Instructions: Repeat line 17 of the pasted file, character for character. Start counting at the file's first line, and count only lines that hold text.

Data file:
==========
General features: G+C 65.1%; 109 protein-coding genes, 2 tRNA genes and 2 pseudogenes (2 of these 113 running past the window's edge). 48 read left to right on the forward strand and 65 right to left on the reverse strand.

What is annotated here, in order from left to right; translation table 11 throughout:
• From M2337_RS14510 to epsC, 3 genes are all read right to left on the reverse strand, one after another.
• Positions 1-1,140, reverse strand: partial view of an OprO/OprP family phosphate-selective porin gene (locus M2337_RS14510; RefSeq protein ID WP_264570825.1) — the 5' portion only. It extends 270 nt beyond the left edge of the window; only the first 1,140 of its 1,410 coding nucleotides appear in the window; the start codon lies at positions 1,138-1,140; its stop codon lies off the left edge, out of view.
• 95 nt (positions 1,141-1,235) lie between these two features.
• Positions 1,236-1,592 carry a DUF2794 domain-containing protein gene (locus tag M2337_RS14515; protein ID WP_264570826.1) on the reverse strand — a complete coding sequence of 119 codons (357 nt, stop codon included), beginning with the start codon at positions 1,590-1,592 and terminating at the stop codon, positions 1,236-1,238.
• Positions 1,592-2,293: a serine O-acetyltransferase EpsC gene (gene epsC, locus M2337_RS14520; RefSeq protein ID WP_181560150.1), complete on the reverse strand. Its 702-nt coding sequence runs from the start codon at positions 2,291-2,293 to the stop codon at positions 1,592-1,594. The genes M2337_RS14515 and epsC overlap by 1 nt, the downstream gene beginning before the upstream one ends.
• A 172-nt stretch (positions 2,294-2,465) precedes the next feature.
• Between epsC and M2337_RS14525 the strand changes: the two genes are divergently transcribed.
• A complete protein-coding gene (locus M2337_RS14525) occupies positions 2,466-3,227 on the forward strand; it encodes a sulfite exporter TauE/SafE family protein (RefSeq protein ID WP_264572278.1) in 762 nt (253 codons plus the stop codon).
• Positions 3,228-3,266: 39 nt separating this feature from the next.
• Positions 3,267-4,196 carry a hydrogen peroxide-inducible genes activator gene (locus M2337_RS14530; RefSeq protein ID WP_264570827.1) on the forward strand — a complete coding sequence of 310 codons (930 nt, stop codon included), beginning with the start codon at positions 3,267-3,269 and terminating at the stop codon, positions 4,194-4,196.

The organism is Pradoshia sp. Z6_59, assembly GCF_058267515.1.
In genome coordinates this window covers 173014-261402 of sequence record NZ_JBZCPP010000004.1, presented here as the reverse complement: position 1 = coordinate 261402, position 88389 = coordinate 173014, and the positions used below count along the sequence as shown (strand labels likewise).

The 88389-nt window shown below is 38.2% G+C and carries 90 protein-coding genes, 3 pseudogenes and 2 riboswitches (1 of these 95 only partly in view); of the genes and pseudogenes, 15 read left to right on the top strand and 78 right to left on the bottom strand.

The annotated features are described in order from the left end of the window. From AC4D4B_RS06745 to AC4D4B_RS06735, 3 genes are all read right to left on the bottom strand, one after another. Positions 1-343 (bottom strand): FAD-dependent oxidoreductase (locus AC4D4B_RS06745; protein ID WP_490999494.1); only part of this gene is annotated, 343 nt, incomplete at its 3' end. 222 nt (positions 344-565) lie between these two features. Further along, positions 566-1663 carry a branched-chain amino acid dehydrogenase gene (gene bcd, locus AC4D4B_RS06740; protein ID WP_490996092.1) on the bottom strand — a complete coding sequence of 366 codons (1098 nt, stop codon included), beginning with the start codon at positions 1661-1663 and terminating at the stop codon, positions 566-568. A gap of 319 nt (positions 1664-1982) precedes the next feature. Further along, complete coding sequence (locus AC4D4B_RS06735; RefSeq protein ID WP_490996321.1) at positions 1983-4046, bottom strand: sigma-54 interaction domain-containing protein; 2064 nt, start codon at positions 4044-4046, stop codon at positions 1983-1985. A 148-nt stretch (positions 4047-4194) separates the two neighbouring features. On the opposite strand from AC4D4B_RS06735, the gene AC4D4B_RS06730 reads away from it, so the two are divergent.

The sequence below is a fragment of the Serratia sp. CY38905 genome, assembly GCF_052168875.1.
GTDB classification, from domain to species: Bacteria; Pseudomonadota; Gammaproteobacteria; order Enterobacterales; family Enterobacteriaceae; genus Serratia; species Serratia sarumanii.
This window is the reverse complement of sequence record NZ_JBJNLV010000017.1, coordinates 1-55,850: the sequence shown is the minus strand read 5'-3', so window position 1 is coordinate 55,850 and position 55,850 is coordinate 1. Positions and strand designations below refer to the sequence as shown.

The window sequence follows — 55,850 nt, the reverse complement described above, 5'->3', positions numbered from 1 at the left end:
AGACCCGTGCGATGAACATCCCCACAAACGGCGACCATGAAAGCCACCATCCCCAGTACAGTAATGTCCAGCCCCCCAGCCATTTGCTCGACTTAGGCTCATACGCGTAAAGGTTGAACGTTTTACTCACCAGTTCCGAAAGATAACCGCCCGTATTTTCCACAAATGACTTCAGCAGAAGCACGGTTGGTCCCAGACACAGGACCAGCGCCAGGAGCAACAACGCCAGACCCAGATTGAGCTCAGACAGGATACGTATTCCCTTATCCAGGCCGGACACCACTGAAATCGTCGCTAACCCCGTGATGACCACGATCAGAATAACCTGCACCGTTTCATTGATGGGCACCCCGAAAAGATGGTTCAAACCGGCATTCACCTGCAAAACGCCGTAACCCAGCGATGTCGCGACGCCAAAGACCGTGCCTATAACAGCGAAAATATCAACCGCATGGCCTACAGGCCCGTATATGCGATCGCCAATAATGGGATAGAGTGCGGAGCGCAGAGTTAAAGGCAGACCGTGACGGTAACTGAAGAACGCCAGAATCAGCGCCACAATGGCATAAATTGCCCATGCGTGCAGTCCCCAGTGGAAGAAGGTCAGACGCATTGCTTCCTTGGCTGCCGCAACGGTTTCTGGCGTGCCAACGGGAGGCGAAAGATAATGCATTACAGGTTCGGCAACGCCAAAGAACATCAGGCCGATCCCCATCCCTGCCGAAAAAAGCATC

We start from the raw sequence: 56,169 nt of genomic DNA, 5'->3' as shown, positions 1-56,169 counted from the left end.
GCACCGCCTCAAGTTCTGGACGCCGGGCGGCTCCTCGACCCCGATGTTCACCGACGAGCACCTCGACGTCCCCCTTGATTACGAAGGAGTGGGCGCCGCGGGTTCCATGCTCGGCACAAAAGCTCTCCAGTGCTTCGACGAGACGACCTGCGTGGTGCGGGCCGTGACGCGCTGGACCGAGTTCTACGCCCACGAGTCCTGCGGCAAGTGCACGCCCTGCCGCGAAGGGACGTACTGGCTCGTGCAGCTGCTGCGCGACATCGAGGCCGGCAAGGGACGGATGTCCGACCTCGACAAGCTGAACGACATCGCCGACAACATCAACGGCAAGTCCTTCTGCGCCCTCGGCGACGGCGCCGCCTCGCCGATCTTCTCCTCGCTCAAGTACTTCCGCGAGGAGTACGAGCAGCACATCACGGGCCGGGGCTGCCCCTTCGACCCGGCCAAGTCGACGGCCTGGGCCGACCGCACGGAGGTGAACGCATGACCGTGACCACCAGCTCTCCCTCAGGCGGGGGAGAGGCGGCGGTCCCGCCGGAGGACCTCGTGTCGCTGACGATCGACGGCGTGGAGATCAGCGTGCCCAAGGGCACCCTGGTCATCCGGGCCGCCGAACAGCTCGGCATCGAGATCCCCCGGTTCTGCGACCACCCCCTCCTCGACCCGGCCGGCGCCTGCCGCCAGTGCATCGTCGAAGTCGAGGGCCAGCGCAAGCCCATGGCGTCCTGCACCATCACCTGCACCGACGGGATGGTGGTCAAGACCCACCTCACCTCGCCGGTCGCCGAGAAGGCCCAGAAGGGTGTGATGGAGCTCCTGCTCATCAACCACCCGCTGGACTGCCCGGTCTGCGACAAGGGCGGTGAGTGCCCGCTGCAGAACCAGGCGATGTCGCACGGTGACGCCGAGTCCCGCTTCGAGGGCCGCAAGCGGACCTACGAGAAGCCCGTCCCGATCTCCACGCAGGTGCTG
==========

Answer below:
The sequence below is a fragment of the Serratia sp. CY38905 genome, assembly GCF_052168875.1.